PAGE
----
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2015 Formal Ethics Opinion 1: Preparing Pleadings and Other Filings for an Unrepresented Opposing Party

Photo Courtesy of the North Carolina State Bar

View the Formal Ethics Opinion in Full Here

In response to several inquiries as whether a lawyer may prepare pleadings or other fillings for a pro se opposing party in a civil proceeding, the State Bar released 2015 FEO 1 at its meeting on April 17, 2015.  The Bar notes that this opinion is limited to pleadings and filings in pending case at trial, and does not address closing a business transaction or other formal trial proceedings.

The opinion officially rules that it is a violation of Rule 4.3(a) to give legal advice to an unrepresented opposing party, and therefore, within those constraints, the lawyer cannot prepare pleadings or other filings.  Accordingly, the lawyer should not prepare an answer to a complaint, a waiver to answer, or a waiver of exemptions.  However, the opinion does list a number of filings that can be prepared including acceptance of service, settlement agreements, a release of claims, and a dismissal pursuant to settlement agreement or release.  If these filings are prepared, the lawyer should include a written disclosure naming the lawyer’s name and a statement that legal advice cannot be provided.  If the lawyer is unsure of whether the pleading is “tantamount” to providing legal advice, she should refer to the six guiding principles provided in the opinion.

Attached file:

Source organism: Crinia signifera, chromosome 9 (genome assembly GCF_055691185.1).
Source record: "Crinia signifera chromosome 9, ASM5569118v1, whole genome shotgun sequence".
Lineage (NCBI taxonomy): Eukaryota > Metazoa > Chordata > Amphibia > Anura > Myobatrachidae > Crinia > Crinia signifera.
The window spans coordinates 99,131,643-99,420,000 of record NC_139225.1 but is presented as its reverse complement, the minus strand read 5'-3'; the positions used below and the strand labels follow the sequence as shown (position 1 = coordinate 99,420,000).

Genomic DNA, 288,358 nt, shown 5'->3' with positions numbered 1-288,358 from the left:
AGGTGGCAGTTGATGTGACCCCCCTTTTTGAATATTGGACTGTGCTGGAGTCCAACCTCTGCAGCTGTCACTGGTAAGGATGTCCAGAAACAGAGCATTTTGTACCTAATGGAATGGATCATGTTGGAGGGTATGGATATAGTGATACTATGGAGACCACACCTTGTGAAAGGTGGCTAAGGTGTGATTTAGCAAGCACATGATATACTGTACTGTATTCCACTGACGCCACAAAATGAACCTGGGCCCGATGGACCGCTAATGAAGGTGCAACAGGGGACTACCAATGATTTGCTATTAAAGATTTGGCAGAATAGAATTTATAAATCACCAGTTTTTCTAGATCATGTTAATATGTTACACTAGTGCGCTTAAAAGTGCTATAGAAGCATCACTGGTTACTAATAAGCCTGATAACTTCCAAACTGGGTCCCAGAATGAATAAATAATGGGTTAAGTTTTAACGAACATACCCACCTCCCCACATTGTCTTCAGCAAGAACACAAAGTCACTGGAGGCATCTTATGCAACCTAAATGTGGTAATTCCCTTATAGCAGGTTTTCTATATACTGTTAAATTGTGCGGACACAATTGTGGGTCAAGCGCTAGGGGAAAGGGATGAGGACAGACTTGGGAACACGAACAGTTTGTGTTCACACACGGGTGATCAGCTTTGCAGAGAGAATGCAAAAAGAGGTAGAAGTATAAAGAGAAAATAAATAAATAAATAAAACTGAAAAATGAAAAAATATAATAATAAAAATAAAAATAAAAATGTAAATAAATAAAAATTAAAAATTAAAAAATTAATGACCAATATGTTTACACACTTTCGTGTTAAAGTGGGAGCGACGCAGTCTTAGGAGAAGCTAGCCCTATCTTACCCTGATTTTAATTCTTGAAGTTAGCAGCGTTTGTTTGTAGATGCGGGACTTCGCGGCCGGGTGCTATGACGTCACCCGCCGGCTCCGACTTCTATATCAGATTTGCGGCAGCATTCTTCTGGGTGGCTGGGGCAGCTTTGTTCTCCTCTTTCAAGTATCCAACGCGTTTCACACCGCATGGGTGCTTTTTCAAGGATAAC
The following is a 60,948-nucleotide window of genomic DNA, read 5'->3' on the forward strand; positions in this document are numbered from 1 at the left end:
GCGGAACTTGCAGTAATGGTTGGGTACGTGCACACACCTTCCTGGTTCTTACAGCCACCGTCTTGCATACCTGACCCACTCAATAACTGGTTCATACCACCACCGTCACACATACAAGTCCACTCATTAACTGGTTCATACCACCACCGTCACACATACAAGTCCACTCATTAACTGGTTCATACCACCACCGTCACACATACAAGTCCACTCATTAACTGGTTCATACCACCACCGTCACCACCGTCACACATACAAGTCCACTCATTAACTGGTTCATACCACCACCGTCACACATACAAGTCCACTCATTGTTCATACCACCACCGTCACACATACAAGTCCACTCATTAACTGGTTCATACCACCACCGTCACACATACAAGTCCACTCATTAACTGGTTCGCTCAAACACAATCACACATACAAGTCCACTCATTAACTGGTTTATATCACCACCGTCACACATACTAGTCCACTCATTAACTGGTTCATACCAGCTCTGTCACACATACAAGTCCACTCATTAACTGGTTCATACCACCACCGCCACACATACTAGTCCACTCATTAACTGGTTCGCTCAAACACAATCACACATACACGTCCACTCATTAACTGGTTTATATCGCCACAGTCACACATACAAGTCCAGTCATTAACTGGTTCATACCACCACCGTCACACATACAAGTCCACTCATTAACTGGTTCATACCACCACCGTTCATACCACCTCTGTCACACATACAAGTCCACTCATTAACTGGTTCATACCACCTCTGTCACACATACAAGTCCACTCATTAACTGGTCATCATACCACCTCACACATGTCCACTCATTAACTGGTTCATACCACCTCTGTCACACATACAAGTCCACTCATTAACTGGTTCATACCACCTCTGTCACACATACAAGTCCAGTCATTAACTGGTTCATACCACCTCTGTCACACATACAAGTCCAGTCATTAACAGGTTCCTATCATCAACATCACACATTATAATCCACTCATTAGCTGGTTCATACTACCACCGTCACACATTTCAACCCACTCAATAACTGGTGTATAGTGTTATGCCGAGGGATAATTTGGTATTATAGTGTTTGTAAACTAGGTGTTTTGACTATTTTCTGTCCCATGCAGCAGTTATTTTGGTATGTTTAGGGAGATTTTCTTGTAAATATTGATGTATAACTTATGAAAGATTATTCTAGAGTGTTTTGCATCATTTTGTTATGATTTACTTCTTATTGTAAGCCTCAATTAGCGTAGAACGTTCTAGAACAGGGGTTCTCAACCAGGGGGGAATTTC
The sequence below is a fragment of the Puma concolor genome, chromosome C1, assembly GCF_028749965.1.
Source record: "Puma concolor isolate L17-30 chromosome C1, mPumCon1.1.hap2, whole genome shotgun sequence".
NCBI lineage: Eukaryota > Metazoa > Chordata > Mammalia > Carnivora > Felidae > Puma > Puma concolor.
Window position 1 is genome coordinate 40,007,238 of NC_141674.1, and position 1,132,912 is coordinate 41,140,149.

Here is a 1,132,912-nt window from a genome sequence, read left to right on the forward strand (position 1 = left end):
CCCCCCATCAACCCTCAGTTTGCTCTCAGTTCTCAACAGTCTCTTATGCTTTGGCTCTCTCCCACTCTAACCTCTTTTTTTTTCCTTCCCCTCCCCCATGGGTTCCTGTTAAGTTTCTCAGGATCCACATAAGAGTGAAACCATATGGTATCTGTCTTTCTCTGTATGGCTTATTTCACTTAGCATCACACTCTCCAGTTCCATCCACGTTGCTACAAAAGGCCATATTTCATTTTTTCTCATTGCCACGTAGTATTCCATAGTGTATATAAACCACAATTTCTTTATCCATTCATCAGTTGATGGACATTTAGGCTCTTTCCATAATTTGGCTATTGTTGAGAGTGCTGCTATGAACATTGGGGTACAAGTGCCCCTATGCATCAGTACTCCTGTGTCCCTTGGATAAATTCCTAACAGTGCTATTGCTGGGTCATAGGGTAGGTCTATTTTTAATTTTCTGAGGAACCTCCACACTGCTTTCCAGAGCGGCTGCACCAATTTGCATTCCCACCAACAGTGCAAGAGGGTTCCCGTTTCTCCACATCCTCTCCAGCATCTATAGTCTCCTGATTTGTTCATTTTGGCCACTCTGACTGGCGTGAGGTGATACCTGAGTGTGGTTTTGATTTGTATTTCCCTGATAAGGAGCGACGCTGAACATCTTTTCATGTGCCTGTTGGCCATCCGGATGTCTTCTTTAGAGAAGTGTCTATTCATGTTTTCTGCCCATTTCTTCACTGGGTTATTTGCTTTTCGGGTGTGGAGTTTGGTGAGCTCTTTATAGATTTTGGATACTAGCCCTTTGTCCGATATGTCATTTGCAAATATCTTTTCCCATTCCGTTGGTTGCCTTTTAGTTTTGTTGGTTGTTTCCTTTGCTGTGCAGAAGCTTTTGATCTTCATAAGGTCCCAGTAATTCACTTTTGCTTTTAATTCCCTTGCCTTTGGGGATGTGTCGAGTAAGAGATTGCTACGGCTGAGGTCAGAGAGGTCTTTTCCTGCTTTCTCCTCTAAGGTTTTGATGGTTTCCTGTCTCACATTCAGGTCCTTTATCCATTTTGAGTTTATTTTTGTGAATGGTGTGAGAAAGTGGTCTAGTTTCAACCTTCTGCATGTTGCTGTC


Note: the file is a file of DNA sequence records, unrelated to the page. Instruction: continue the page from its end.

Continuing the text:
Ana Hopper, Editor-in-Chief Emeritus
About Ana Hopper, Editor-in-Chief Emeritus (33 Articles)
Ana Hopper is a 2016 Campbell Law graduate and served as the Editor-in-Chief of the Campbell Law Observer for the 2015-2016 academic year. She is originally from Winston-Salem and graduated from the University of North Carolina at Charlotte in 2012 with a Bachelor of Arts in Political Science and Sociology. The summer following her first year of law school, Ana worked as a research assistant for Professor Amy Flanary-Smith. Ana also interned at the Criminal Appellate Section of the Department of Justice her second year, and at the New Hanover District Attorney's Office as an intern the summer before her third year. She served as a Legal Research and Writing Scholar, Vice President of BLSA, and Community Chair of Lambda during her time at Campbell.
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